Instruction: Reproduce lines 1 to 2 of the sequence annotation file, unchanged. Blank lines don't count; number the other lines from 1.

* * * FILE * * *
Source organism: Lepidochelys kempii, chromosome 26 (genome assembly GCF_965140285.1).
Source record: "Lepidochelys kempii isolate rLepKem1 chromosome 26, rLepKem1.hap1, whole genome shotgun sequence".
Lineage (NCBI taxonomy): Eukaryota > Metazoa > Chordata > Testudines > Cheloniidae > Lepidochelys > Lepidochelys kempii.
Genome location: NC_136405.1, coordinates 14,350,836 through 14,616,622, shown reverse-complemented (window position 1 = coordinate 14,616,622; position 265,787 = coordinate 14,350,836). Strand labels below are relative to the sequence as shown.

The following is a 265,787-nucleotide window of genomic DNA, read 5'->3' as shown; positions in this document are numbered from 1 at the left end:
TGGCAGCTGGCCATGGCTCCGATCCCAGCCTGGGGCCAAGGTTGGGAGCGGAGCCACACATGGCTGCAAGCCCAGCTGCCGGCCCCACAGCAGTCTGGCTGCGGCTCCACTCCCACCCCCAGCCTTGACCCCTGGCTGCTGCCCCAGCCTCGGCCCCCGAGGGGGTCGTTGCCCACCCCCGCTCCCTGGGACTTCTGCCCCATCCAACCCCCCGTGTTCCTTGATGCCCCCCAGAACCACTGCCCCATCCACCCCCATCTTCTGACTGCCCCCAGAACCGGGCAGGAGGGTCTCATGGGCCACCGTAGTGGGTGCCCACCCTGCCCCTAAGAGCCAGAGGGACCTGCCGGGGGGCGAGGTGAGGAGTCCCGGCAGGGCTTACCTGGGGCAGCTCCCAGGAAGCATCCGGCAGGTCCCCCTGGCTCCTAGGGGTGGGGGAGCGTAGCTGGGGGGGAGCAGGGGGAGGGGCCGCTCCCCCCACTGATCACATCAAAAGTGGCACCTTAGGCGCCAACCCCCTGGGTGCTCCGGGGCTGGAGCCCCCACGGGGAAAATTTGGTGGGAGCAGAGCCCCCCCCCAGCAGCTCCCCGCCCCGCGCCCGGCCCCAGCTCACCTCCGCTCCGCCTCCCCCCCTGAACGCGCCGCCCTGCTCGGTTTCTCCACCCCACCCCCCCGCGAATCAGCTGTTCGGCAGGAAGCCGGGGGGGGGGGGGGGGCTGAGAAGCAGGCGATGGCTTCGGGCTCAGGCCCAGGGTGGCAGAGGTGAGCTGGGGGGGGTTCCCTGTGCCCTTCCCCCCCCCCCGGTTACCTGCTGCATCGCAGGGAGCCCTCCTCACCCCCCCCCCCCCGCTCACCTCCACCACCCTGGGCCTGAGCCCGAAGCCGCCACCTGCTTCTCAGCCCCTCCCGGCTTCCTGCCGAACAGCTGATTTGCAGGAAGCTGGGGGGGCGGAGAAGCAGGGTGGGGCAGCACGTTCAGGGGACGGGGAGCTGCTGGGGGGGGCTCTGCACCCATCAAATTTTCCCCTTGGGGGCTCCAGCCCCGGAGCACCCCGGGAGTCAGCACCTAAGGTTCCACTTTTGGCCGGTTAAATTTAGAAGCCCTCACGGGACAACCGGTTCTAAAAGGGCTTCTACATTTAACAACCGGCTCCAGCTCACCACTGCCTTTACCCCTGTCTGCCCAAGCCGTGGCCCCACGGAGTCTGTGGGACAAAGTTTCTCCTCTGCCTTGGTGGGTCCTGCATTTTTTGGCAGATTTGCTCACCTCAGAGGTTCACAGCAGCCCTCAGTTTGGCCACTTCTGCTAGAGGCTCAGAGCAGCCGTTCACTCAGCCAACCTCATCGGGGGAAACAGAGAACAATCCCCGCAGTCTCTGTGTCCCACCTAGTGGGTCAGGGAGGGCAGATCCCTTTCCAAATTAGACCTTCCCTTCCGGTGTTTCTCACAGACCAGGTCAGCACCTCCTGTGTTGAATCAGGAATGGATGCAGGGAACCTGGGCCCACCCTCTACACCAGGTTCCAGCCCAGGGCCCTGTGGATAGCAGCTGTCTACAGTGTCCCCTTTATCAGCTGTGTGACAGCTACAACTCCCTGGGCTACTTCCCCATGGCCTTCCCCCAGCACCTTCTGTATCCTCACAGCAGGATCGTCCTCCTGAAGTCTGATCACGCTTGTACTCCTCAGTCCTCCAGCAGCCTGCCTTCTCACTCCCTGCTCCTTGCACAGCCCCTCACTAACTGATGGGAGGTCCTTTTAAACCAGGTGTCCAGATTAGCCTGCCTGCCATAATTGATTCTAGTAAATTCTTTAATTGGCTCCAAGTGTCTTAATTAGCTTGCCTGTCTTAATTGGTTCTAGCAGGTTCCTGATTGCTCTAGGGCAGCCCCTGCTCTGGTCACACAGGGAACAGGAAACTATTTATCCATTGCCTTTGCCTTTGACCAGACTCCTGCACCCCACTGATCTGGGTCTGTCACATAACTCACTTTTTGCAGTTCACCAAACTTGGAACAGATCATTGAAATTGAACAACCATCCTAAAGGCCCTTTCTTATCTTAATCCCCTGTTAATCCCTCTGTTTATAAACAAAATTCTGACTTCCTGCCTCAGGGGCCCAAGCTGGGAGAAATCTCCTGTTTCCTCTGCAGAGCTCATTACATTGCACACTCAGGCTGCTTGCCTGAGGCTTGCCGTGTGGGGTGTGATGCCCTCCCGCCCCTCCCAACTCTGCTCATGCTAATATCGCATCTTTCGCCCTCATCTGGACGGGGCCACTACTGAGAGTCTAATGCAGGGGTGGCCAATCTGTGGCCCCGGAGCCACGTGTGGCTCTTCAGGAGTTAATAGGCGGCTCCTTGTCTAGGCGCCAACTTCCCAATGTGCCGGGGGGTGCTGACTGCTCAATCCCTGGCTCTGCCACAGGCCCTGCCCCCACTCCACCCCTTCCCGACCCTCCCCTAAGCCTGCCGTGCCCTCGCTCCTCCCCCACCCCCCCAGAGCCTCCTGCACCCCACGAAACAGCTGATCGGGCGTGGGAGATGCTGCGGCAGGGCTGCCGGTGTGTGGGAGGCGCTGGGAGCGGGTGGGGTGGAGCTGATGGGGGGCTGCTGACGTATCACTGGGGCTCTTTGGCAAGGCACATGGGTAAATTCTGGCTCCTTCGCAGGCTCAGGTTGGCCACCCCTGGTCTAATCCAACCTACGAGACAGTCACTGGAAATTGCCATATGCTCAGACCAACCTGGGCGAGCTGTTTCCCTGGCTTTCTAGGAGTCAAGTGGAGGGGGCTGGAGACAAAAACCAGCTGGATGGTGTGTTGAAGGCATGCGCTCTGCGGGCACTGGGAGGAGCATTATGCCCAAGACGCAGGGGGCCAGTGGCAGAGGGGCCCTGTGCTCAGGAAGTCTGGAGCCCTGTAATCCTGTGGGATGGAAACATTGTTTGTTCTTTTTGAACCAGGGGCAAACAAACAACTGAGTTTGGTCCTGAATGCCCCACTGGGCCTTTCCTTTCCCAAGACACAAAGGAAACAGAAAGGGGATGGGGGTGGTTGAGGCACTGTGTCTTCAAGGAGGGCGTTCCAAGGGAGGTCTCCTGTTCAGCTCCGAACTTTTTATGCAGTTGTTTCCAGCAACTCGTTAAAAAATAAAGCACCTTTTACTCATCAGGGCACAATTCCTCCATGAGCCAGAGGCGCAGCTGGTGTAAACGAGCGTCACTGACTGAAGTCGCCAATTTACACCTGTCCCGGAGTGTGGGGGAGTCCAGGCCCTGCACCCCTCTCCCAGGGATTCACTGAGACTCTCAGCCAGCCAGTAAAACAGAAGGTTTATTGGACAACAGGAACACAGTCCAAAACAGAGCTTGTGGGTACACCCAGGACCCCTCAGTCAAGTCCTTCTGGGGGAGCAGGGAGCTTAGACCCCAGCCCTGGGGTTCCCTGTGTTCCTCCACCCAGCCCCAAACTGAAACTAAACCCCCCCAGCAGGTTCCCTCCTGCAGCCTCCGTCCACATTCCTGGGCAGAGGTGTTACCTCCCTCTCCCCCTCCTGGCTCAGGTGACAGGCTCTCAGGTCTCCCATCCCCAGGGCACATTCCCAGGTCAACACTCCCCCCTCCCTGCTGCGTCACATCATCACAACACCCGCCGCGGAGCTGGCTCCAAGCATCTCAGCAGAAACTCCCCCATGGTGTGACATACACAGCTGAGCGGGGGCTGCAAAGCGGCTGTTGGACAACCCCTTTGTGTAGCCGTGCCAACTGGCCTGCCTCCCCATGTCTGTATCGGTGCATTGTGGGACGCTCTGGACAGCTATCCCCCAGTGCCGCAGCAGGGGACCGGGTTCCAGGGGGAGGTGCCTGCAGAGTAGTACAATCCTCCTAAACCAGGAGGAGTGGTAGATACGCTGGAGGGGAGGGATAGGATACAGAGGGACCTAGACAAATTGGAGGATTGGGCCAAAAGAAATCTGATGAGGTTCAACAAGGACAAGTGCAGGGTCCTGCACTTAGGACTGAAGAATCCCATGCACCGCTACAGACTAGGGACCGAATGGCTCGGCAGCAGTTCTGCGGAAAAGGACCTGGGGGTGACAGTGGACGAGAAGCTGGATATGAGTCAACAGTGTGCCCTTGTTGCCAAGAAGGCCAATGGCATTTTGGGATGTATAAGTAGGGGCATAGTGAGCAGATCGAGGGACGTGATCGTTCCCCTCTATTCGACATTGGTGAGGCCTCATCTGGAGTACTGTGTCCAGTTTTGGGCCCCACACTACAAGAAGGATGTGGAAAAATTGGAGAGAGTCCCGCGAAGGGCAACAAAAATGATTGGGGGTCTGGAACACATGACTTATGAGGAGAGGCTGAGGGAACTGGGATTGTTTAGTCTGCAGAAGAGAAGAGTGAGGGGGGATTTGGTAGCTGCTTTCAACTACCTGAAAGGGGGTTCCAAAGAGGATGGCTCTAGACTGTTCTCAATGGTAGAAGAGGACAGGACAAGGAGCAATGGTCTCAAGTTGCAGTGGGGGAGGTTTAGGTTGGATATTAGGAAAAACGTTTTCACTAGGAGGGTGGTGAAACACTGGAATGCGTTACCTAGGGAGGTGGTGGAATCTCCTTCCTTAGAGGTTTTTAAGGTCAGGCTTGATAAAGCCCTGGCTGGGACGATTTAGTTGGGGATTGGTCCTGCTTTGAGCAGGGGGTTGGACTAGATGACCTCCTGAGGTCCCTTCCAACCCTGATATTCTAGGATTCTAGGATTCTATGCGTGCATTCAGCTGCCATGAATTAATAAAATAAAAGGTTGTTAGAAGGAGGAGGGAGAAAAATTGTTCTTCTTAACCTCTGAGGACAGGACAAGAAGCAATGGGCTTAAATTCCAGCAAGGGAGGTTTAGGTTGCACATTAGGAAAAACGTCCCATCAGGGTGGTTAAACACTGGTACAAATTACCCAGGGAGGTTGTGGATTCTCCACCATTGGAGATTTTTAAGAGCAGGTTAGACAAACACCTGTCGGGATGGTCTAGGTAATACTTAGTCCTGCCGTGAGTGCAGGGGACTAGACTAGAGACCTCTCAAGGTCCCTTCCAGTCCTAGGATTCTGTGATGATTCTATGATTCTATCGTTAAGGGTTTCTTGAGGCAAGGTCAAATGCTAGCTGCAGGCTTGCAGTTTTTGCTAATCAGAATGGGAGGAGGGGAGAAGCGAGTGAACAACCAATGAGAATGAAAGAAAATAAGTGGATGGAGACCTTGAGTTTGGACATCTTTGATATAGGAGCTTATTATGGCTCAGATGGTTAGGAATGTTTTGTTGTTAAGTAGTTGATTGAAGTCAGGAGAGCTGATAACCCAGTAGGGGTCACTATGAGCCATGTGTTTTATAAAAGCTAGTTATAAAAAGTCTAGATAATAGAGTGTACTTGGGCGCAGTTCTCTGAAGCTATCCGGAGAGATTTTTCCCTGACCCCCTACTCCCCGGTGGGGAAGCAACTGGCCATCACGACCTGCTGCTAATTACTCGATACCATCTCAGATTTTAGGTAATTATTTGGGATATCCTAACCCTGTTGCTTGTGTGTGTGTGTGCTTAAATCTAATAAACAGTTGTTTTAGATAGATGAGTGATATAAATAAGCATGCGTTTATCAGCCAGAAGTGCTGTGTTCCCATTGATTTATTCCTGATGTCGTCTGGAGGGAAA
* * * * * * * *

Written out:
Source organism: Lepidochelys kempii, chromosome 26 (genome assembly GCF_965140285.1).
Source record: "Lepidochelys kempii isolate rLepKem1 chromosome 26, rLepKem1.hap1, whole genome shotgun sequence".